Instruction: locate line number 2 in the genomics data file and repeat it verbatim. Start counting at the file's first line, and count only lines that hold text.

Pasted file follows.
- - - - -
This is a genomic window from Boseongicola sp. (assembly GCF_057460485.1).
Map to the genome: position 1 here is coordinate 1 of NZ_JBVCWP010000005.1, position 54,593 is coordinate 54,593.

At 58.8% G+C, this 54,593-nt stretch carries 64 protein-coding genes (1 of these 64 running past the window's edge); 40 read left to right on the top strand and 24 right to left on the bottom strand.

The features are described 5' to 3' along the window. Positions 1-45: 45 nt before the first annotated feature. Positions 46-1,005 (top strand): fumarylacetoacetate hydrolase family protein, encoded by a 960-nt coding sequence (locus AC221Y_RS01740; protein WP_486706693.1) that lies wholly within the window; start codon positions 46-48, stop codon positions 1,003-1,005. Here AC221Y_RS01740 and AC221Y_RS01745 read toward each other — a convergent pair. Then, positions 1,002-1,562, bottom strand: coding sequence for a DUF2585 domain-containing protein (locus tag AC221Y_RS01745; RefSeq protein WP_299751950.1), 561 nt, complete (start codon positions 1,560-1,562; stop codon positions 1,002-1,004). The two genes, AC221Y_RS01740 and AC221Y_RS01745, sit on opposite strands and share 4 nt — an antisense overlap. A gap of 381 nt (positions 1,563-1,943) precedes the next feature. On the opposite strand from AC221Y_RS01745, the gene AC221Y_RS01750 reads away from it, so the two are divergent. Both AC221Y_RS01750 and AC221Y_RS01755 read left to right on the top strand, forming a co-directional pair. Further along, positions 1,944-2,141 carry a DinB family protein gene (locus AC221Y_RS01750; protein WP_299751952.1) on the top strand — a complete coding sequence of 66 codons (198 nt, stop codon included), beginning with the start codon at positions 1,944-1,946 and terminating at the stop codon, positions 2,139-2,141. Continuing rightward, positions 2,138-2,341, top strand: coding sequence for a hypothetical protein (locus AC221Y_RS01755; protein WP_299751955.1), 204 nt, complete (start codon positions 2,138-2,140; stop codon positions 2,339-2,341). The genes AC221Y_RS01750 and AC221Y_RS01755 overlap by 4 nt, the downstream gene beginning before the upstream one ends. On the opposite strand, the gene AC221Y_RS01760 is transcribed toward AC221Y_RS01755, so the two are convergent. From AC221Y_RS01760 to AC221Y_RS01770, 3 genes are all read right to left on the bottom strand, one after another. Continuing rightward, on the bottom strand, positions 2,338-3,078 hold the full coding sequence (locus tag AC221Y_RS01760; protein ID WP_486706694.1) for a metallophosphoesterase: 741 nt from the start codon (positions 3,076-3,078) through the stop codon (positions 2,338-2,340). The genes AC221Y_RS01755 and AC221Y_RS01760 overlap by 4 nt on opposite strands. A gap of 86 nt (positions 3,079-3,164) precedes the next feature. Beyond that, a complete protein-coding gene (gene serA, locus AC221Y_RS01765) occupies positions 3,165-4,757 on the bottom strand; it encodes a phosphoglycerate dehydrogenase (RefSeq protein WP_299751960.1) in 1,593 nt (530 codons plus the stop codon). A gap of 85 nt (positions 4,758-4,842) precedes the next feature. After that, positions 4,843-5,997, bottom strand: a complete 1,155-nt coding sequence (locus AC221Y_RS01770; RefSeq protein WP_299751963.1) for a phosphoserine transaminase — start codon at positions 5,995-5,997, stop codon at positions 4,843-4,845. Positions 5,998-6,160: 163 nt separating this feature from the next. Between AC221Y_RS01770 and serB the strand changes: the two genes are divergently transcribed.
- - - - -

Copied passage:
Map to the genome: position 1 here is coordinate 1 of NZ_JBVCWP010000005.1, position 54,593 is coordinate 54,593.